I have moved house now, but what a mission! I had so many boxes of paints, tools, old artwork, photographs, magazine clippings, as well as all the clothes, shoes, bags, beauty products, ornaments, cushions, kitchen utensils and a millions odd bits and bobs you’re just kinda hanging onto. I had a huge clear-out, gave loads to charity shops and neighbours, and threw all the useless stuff away. Then we had to clean every window, carpet, sink, kitchen appliance, tile, radiator, lightshade, shelf and skirting board until they were spotless to make sure we get our deposit back. After excessive scrubbing, sweeping and hauling various heavy objects around it was finally finished and the keys handed in. A bit exhausting!
I then whizzed off to a networking event in Wales, The Big Cardiff Shoot! It was super to meet so many new people, catch up with others and do a couple of shoots too, and everyone raised over £1100 for charity, so that was super. These one’s below, taken with natural window light are by Bryan Allman.
I’ve posed for a couple of artists this week too, one was drawing my portrait for his character in a play he’s writing featuring an auburn haired lady named Amelia. We went to the Oxford Univeristy Harcourt Arboretum, which has over 80 acres of beautiful trees and plants, including huge redwoods, masses of rhododendrons and a beautiful wild flower meadow. There were so many dragonflies & butterflies nipping around as well as stunning, shimmering peacocks.
I love being reminded how blue that peacock blue really is! It’s astounding, as well as the emerald green on their tails and such exquisite markings. Nature’s colour palette at it’s most saturated and magnificant. I’m always so surprised when I see them wandering over lawns and in parks, they’re such an exotic fairytale creature that they almost don’t seem real in our modern times.
I also worked with sculptor Jos Burton up in Nottingham, who did some wonderful life drawings of me. There’s something so magical about being drawn, it’s so totally different from being photographed.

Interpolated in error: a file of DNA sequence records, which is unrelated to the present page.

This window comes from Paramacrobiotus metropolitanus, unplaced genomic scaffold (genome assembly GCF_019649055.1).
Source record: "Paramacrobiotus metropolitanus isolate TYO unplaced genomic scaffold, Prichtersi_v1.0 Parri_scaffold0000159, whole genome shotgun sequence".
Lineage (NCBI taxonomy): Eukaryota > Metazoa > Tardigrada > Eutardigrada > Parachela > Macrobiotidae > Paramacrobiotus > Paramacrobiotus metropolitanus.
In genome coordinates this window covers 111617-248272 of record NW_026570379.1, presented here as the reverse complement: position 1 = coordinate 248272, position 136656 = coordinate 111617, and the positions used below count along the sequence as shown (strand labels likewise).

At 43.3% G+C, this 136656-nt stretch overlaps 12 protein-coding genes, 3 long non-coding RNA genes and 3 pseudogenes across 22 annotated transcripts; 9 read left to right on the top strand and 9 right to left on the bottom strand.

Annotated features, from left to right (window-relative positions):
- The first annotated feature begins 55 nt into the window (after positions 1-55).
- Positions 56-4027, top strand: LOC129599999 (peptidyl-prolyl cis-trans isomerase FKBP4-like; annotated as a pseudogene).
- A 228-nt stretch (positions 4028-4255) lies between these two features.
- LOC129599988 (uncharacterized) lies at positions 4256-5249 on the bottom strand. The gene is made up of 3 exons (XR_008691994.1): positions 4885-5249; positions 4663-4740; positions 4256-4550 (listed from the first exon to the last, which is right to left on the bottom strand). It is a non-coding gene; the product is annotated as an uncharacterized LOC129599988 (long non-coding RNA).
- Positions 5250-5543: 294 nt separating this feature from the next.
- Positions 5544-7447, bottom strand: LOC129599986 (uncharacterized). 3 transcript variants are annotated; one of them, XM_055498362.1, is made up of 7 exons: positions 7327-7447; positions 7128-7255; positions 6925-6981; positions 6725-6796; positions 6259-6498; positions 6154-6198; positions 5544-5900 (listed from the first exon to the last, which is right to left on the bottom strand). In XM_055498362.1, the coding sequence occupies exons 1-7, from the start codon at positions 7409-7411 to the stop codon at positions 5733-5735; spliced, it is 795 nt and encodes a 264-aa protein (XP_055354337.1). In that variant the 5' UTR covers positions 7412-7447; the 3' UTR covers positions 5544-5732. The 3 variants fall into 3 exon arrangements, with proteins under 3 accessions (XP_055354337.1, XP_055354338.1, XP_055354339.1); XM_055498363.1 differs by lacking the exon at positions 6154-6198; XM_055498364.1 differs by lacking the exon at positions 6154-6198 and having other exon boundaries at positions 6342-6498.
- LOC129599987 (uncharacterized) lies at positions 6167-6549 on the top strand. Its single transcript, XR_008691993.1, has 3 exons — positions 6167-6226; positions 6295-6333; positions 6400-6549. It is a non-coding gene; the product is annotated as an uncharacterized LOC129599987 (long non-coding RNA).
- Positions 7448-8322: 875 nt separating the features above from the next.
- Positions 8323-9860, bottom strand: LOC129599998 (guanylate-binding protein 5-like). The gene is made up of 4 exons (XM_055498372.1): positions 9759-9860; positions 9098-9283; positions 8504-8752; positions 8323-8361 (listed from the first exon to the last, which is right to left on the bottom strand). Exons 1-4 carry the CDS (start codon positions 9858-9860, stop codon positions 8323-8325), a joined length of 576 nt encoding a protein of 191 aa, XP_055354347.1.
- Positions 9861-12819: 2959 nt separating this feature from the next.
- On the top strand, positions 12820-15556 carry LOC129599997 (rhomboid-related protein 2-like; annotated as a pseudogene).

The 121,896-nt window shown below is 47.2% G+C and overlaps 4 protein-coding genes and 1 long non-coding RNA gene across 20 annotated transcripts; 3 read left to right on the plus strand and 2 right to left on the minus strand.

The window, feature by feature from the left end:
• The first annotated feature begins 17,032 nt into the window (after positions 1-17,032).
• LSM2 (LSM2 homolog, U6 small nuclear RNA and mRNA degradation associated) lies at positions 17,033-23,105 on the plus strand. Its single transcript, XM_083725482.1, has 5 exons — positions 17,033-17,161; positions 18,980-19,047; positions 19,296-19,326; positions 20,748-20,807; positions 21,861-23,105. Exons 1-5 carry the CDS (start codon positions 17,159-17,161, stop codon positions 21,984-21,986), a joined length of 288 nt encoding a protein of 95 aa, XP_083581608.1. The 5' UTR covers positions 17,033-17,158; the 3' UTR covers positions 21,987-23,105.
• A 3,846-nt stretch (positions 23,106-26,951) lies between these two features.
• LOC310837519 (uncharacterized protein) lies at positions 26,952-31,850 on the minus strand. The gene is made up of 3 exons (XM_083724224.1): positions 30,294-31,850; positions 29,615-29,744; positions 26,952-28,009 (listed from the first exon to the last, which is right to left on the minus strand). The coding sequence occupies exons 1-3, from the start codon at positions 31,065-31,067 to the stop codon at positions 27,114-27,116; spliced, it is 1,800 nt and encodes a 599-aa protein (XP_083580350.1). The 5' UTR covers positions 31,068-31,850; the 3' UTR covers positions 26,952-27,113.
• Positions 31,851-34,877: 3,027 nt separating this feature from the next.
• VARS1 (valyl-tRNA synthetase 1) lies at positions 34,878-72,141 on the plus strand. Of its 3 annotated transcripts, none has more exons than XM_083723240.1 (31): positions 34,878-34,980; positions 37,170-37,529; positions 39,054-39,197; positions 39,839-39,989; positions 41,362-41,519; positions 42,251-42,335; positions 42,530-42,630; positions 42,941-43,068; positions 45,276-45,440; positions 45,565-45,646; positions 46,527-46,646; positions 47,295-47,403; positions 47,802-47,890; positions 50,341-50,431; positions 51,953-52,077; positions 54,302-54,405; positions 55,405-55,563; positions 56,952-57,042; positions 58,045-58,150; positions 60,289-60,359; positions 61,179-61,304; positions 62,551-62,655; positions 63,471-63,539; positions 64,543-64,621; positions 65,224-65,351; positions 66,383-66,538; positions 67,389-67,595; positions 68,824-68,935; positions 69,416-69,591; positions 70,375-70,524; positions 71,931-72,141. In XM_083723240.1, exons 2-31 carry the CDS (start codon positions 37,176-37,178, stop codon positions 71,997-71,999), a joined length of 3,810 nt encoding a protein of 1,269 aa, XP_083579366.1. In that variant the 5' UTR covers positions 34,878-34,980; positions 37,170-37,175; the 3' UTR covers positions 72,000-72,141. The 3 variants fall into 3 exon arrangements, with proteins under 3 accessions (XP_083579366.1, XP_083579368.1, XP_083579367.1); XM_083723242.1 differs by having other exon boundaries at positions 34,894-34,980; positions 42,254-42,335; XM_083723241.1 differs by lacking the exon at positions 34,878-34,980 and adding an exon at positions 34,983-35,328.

For a start, from a modelling view there’s a whole set of new rules to learn, because you have to sit for 20-30 minutes or more at a time without moving. The first couple of times I posed for artists I got it so wrong, and soon realised that positions of seemingly pleasant comfort can detoriate into excrutiating pain after just 10 minutes, resulting in a strained neck and tingling dead limbs lolling all over the place when you attempt to get up! So I now know to try and avoid leaning on hands, putting all the weight on one leg, squashing limbs under the body, and placing the head at as natural angle as possible.
So you find a position that is comfortable, but then there is a new problem. As artist’s often like to be quiet as they concentrate on their art, the mood is so relaxed, the heater’s on, and your mind starts to wander, you daydream, your breathing slows, and you start to feel your eyelids growing heavy, suddenly you’re thinking about dancing giraffes chasing you through a maze… (yah I have weird dreams) …and you realise you’ve been sleeping, woops! I was really lucky with Jos though as he mainly wanted to do reclining poses and he didn’t mind if I had a little snooze, as he wanted a completely peaceful and still model (not a bad job hey?)
Photography can capture so much of a person, they say it takes a part of your soul, you are immortalised in that frame, a split second of your life held forever. It is a precious invention beyond genius. I love the notion of physically harnessing a feeling, a look, a movement, a line, harnessing it before it almost blows away in the breeze, freezing it and keeping it.
A drawing captures so differently, it is a record that takes time, maybe even over a few sittings, it is crafted, you are being recorded by the bare hands of another human, making marks to bring your personality to life on paper. Studying so intently; an artist really looks at you, and that is a very special and intimate thing. When I saw the drawings Jos did of me, I was really wowed. I’ve added a sleeping one below 🙂 His style is fairly simple yet the figure on the paper seems so three-dimensional; warm, alive and breathing. It’s truly amazing what delicate parts of the spirit can be preserved just with a pencil and chalk.